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KABUKI ACTOR PRINTS AND ARTISTS

In Japan, you will find that one of the most beloved cultural events is Kabuki theater.  Performances first began in the early part of the 17th century, which was at the very start of the Edo era, Edo now being today’s Tokyo.  A Shinto shrine maiden by the name of Okuni actually created Kabuki.  Initially, actors consisted only of women performers, which created quite a controversy in Kyoto where the performances occurred.  Because of this, officials put tremendous pressure on Okuni to change the show in which only young men were used.  Soon, Kabuki took another change in which adult males were used as well. 

Even today, if you were to visit Japan, you would find Kabuki still being performed only by young and adult males.  Within a short time, Kabuki actors were all the rage.  Dramas performed branched out whereby performances were being conducted in several of the larger cities to include Edo, as well as Osaka and Kyoto.  What made this so interesting is that while the basis of the performances remained, styles began to differ.  Even so, the theater performances in Edo were the highest in demand. 

Then in the 18th century, Japan saw yet another innovative change in the form of woodblock prints.  These prints were created by various Japanese artists, usually depicting images associated with the “floating world”, which was associated with Buddha.  However, imagines also changed as artists began to paint the Kabuki actors.  Throughout the 18th and 19th centuries, woodblock prints of Kabuki were popular.  Some of the most treasured were Ukiyo-e prints, with many collections still in possession or sought after around the world.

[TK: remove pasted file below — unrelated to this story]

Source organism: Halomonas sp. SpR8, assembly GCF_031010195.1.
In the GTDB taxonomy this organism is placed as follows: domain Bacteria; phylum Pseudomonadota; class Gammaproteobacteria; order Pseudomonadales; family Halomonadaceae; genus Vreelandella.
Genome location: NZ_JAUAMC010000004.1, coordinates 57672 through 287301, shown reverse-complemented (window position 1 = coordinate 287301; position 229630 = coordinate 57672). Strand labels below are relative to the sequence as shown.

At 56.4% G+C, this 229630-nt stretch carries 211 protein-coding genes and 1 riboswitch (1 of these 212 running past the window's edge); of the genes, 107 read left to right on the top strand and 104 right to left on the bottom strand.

While there were a number of early artists, one of the best known was Torii Kiyomasu I.  His career spanned the latter portion of the 17th and the early years of the18th century.  Torii’s skills were quite broad but his primary focus and what he excelled at was bold prints, magnificent color, and hand stenciling.  One of the early Ukiyo-e masterpieces was entitled Kintoki and the Bear, a beautiful woodblock print that ended up as a part of a French collection owned by Henri Vever. 

Originally, Ukiyo-e woodblock prints were only created in black and white ink but when color was introduced in the mid-18th century, everything changed.  With Torii’s career shortly after this innovation, he had a huge advantage of many of the earlier artists.  Keep in mind that Kabuki actors wore very vibrantly colored and elaborate costumes, along with full makeup.  Therefore, with the creation of colored ink, Torii was able of creating amazing prints, which continue to be in demand today. 

Prints depicting Kabuki actors were also created by many talented artists.  For instance, Toshesai Sharaku who painted only a short time from 1794 to 1795 was best known for two particular prints, which are extremely rare.  What makes this artist so unique is that during his short-lived career as a woodblock painter, he was able to develop more than 150 prints.  In addition to Kabuki acts and theater scenes, Toshesai also depicted sumo wrestlers.  As with Torii, Toshesai’s work focusing on Kabuki actors was vivid, detailed, and very colorful. 

Finally, we want to mention another Kabuki theater artist by the name of Sawamura Sojuro III.  Similar to the other two actors mentioned, he too focused the majority of his work on actors and scenes relating to Kabuki theater.  However, Sawamura was also known for his incredible ability to capture romantic aspects of modern and historical dramas performed.  The imagination and creativity of this artist pushed him to great success.


Read more about Japanese Woodblock Prints:
  Japanese Woodblock Prints   Ukiyo-e   Toyokuni Utagawa   Eisen Kikugawa   Hiroshige Ando   Utamaro Kitigawa

 

Visit our online store for dozens of Japanese Woodblock Prints

Click here to see our current selection.
 
The Great Wave by Hokusai
The Great Wave by Hokusai
Code:fw1002
Price:$27.95
Kabuki by Utagawa
Kabuki by Utagawa
Code:fw1121
Price:$27.95
3 Beauties by Utamaro
3 Beauties by Utamaro
Code:fw1118
Price:$27.95
General in Battle by Utagawa
General in Battle by Utagawa
Code:fw1120
Price:$27.95
Mt Fuji by Hiroshige
Mt Fuji by Hiroshige
Code:fw1010
Price:$27.95
 

 


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